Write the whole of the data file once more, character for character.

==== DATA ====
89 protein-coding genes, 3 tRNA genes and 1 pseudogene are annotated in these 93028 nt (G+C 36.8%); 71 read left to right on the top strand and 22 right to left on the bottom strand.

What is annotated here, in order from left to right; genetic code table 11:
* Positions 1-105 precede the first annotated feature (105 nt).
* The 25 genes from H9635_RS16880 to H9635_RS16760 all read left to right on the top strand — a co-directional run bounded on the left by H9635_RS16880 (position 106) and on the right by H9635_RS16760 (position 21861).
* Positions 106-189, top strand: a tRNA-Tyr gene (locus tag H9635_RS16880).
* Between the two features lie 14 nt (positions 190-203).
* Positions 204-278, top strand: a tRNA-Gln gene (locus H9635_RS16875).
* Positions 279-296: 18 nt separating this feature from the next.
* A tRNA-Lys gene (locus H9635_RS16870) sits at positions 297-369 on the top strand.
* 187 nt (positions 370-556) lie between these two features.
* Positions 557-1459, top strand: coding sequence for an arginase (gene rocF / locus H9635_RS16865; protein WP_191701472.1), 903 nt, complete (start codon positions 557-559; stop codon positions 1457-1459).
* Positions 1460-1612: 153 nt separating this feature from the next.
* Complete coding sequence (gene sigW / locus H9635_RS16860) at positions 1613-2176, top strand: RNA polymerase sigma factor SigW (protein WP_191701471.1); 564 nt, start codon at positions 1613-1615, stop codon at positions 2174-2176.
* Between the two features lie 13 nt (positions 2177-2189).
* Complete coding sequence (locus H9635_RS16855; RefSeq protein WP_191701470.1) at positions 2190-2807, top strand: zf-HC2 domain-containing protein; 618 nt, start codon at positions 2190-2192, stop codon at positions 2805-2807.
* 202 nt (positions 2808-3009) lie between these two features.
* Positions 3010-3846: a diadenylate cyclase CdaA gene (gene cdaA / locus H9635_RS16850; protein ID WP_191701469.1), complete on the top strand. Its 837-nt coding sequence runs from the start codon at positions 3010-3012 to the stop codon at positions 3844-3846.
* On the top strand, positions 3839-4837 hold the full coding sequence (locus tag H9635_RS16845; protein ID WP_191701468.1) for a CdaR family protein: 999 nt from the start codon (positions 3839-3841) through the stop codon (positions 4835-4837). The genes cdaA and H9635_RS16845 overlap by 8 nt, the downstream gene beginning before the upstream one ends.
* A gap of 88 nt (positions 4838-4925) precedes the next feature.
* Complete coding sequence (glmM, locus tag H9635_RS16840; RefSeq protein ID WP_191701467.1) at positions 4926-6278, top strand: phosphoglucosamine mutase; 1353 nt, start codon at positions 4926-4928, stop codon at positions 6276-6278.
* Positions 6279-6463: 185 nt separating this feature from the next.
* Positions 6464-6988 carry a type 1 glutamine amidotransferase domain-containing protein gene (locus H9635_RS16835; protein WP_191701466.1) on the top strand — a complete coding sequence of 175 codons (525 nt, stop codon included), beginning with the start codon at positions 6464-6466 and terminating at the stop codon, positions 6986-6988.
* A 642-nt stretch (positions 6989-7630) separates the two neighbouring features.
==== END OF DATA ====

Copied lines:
89 protein-coding genes, 3 tRNA genes and 1 pseudogene are annotated in these 93028 nt (G+C 36.8%); 71 read left to right on the top strand and 22 right to left on the bottom strand.

What is annotated here, in order from left to right; genetic code table 11:
* Positions 1-105 precede the first annotated feature (105 nt).
* The 25 genes from H9635_RS16880 to H9635_RS16760 all read left to right on the top strand — a co-directional run bounded on the left by H9635_RS16880 (position 106) and on the right by H9635_RS16760 (position 21861).
* Positions 106-189, top strand: a tRNA-Tyr gene (locus tag H9635_RS16880).
* Between the two features lie 14 nt (positions 190-203).
* Positions 204-278, top strand: a tRNA-Gln gene (locus H9635_RS16875).
* Positions 279-296: 18 nt separating this feature from the next.
* A tRNA-Lys gene (locus H9635_RS16870) sits at positions 297-369 on the top strand.
* 187 nt (positions 370-556) lie between these two features.
* Positions 557-1459, top strand: coding sequence for an arginase (gene rocF / locus H9635_RS16865; protein WP_191701472.1), 903 nt, complete (start codon positions 557-559; stop codon positions 1457-1459).
* Positions 1460-1612: 153 nt separating this feature from the next.
* Complete coding sequence (gene sigW / locus H9635_RS16860) at positions 1613-2176, top strand: RNA polymerase sigma factor SigW (protein WP_191701471.1); 564 nt, start codon at positions 1613-1615, stop codon at positions 2174-2176.
* Between the two features lie 13 nt (positions 2177-2189).
* Complete coding sequence (locus H9635_RS16855; RefSeq protein WP_191701470.1) at positions 2190-2807, top strand: zf-HC2 domain-containing protein; 618 nt, start codon at positions 2190-2192, stop codon at positions 2805-2807.
* 202 nt (positions 2808-3009) lie between these two features.
* Positions 3010-3846: a diadenylate cyclase CdaA gene (gene cdaA / locus H9635_RS16850; protein ID WP_191701469.1), complete on the top strand. Its 837-nt coding sequence runs from the start codon at positions 3010-3012 to the stop codon at positions 3844-3846.
* On the top strand, positions 3839-4837 hold the full coding sequence (locus tag H9635_RS16845; protein ID WP_191701468.1) for a CdaR family protein: 999 nt from the start codon (positions 3839-3841) through the stop codon (positions 4835-4837). The genes cdaA and H9635_RS16845 overlap by 8 nt, the downstream gene beginning before the upstream one ends.
* A gap of 88 nt (positions 4838-4925) precedes the next feature.
* Complete coding sequence (glmM, locus tag H9635_RS16840; RefSeq protein ID WP_191701467.1) at positions 4926-6278, top strand: phosphoglucosamine mutase; 1353 nt, start codon at positions 4926-4928, stop codon at positions 6276-6278.
* Positions 6279-6463: 185 nt separating this feature from the next.
* Positions 6464-6988 carry a type 1 glutamine amidotransferase domain-containing protein gene (locus H9635_RS16835; protein WP_191701466.1) on the top strand — a complete coding sequence of 175 codons (525 nt, stop codon included), beginning with the start codon at positions 6464-6466 and terminating at the stop codon, positions 6986-6988.
* A 642-nt stretch (positions 6989-7630) separates the two neighbouring features.